Posted in response to my own TBC September Writing Challenge: Changes. It’s a little long at around 700 words, but that’s ok. I won’t grade myself down for it.
The alarm went off, and Gus groaned. Just five more minutes he wished, but it was not to be. The Schedule had to be maintained, even today. With a sigh, he unhooked the netting and let if float off. Holding onto the bars surrounding his bunk for exactly this reason, he oriented himself and pushed off, drifting across the room to the closet. Using the straps there, he held himself steady while he dressed.
It’s the small things they never tell you about. When he applied for the Safety Management position here at the utterly unimaginatively named L5-3 Nuclear Reactor Array, the in-company recruiter had talked on and on about the benefits of some time spent away from the pollution and insane weather on Earth, and how big a bonus he would accrue for a six month stint in space. The smarmy, smiling man had never mentioned how annoying it was to get dressed in Zero-G, or to use the charmingly named ‘facilities.’ No, all he talked about was the good stuff, none of the bad.
Still, it wasn’t all bad. For the last 160 days, he had been blessedly, gloriously alone. With the population on Earth swiftly approaching the eleven billion mark and the seas so much higher than they had been even 20 years ago, personal space and privacy were mere legends the older folks told the younger ones, along with stories about how gas used to only be $6 a gallon, and how there used to be things called ‘trees,’ once upon a time.
The alone-ness had taken some getting used to, of course. For the first ten days of his shift, he had overlapped with the last guy to work his position, John “Call me Jack” Birchfield. That wasn’t enough, of course. The first week or so after Jack left, Gus thought he would go mad from all the silence. To someone who grew up in the conditions back home, the utter solitude of the station was nearly intolerable. Gus had spent roughly a quarter of his pay for the first month calling back to Earth for any number or inane reasons, just so he could hear another voice.
Gradually, of course, he had become used to it. It’s amazing what people can adapt to.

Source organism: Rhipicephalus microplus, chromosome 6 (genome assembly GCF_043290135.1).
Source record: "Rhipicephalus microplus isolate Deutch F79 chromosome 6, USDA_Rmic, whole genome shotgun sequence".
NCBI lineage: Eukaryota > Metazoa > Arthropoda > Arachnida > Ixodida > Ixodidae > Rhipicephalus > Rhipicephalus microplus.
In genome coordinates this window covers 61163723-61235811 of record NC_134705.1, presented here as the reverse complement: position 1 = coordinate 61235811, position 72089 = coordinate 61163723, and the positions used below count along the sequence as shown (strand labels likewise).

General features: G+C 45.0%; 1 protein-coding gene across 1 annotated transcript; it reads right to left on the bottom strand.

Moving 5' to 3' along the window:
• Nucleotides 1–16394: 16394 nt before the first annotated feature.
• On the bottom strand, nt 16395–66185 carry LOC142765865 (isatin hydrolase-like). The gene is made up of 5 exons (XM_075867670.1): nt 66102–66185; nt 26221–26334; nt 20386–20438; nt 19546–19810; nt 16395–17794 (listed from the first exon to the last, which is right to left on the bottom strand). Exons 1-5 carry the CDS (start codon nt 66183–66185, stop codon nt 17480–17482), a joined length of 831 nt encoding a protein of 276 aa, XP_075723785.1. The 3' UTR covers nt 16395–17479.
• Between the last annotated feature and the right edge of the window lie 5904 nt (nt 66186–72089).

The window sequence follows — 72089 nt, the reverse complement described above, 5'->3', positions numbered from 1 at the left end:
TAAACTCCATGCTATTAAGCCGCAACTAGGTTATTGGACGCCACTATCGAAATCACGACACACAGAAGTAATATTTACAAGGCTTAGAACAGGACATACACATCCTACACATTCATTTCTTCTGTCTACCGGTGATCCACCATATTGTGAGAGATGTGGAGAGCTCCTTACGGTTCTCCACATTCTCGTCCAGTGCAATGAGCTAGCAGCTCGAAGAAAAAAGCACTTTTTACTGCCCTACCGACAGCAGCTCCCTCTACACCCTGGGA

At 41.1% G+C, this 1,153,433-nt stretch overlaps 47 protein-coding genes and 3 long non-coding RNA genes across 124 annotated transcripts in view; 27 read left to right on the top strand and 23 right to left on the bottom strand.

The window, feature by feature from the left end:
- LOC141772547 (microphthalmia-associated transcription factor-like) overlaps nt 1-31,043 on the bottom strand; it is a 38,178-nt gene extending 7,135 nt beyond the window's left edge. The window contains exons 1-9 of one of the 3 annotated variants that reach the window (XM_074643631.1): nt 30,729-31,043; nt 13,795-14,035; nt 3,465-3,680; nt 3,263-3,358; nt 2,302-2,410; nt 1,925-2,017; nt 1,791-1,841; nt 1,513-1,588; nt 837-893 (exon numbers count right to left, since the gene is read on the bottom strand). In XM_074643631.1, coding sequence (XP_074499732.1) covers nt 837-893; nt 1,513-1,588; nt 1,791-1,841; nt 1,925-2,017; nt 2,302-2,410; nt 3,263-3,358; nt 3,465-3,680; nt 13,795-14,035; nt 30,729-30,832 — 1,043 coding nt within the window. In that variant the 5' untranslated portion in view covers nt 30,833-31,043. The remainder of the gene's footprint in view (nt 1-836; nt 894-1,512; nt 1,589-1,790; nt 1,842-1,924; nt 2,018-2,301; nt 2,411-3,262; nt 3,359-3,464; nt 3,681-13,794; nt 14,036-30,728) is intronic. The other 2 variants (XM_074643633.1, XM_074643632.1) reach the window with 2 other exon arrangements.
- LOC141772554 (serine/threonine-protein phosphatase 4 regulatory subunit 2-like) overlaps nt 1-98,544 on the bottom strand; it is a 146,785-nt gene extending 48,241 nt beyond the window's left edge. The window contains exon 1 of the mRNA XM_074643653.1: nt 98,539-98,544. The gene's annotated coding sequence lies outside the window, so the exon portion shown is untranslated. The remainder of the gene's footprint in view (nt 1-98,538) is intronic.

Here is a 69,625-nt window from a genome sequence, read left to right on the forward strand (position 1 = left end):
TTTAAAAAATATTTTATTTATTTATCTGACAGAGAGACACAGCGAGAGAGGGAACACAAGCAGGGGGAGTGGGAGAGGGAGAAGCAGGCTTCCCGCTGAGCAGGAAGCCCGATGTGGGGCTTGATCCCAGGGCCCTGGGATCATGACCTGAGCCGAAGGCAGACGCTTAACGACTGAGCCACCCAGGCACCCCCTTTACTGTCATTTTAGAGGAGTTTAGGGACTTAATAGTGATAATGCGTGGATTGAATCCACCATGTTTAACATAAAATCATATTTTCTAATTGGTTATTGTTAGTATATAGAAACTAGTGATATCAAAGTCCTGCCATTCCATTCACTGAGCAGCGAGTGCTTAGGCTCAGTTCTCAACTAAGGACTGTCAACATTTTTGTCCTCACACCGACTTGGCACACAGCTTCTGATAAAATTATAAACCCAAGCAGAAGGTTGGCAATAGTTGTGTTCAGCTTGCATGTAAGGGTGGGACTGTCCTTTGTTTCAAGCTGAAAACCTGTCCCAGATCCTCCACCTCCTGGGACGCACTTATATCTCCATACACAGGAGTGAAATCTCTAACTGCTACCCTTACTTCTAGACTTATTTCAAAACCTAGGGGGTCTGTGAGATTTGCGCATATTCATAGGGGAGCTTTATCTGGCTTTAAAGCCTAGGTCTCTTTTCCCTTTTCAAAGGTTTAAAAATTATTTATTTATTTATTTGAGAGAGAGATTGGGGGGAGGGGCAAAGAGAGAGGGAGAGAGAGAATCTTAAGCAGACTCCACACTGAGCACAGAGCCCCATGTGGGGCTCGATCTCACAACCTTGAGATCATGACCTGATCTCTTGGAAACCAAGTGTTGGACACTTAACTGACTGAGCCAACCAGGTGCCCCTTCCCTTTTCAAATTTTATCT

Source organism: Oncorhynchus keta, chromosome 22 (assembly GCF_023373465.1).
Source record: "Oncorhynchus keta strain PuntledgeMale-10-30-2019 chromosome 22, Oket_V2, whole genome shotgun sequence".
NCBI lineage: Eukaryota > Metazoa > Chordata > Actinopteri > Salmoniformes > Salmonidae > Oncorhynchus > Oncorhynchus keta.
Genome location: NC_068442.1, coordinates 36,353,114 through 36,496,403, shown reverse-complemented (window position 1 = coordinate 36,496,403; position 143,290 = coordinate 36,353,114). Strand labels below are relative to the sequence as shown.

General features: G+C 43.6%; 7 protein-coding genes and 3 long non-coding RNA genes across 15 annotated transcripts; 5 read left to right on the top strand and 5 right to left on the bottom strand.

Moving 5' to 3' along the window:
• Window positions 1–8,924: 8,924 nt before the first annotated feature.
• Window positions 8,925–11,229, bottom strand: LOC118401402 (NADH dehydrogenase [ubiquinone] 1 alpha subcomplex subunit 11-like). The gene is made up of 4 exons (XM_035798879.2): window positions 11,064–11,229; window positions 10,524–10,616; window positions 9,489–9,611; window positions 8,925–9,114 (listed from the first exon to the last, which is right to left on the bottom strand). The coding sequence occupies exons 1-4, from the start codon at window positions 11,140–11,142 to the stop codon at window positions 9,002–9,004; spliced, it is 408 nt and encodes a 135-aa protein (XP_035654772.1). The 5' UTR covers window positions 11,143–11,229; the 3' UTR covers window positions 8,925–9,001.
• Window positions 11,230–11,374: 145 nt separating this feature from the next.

Today, all that was going to change. Today, he had to begin training the new guy. His replacement. The last text communique from the home office said this guy’s name was Sendhil Singh. He would be arriving at 1000 hours. Of course, before then, Gus had to perform the morning Schedule.
The Schedule was what got him through those early days. It was relentless, with almost ever minute from 0700 to 2000 strictly regimented. There was no time for feeling afraid or alone or crazy. He had time for a quick lunch in the middle, and two fifteen minute breaks where he could scarf down a protein pack, but otherwise it was work work work. If any segment of the Schedule was missed, alarms would go off. If he ever fell so much as an hour behind, the home office would conclude that the reactor was going critical and automated rockets would push it out of orbit, away from the others in the L5 cluster so there couldn’t be a chain reaction. Once that happened, there was no cost-effective way to retrieve the reactor even if it turned out to be a false alarm. And today, of course, he had to complete the first three hours earlier than normal so he could be there to greet the new guy when he showed up.
Gus’ stomach turned at the thought of leaving this solitude behind and returning to the teeming, stinking masses down on Earth. He had even contemplated letting the alarms go off, letting the home office send him to go crawling slowly across the solar system. Except he didn’t have much food left: the shuttle bringing the new guy would also be bringing him seven months of food, the six he was expected to work plus one extra just for emergencies. No, he concluded with a sigh, there was nothing for it but to accept. Changes were coming and he could do nothing to stop them.
He barely even noticed it when he started to cry.